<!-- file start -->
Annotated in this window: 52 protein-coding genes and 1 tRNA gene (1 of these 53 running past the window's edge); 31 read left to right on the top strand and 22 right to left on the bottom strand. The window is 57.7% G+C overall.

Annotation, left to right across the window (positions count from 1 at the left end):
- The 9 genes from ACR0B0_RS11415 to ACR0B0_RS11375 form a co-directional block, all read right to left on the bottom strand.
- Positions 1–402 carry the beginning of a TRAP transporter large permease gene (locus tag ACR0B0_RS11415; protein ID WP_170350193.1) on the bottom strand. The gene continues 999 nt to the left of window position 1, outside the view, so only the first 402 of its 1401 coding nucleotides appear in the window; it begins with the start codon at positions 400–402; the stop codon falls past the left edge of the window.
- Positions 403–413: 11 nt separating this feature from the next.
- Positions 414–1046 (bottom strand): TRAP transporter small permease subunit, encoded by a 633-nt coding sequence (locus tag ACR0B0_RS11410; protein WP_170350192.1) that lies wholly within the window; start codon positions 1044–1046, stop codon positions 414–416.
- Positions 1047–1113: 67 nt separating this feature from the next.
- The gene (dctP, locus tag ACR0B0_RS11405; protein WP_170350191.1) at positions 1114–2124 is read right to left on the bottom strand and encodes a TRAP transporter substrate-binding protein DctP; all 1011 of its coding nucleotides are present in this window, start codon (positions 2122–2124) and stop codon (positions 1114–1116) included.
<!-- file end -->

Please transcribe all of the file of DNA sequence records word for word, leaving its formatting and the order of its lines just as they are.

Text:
Annotated in this window: 52 protein-coding genes and 1 tRNA gene (1 of these 53 running past the window's edge); 31 read left to right on the top strand and 22 right to left on the bottom strand. The window is 57.7% G+C overall.

Annotation, left to right across the window (positions count from 1 at the left end):
- The 9 genes from ACR0B0_RS11415 to ACR0B0_RS11375 form a co-directional block, all read right to left on the bottom strand.
- Positions 1–402 carry the beginning of a TRAP transporter large permease gene (locus tag ACR0B0_RS11415; protein ID WP_170350193.1) on the bottom strand. The gene continues 999 nt to the left of window position 1, outside the view, so only the first 402 of its 1401 coding nucleotides appear in the window; it begins with the start codon at positions 400–402; the stop codon falls past the left edge of the window.
- Positions 403–413: 11 nt separating this feature from the next.
- Positions 414–1046 (bottom strand): TRAP transporter small permease subunit, encoded by a 633-nt coding sequence (locus tag ACR0B0_RS11410; protein WP_170350192.1) that lies wholly within the window; start codon positions 1044–1046, stop codon positions 414–416.
- Positions 1047–1113: 67 nt separating this feature from the next.
- The gene (dctP, locus tag ACR0B0_RS11405; protein WP_170350191.1) at positions 1114–2124 is read right to left on the bottom strand and encodes a TRAP transporter substrate-binding protein DctP; all 1011 of its coding nucleotides are present in this window, start codon (positions 2122–2124) and stop codon (positions 1114–1116) included.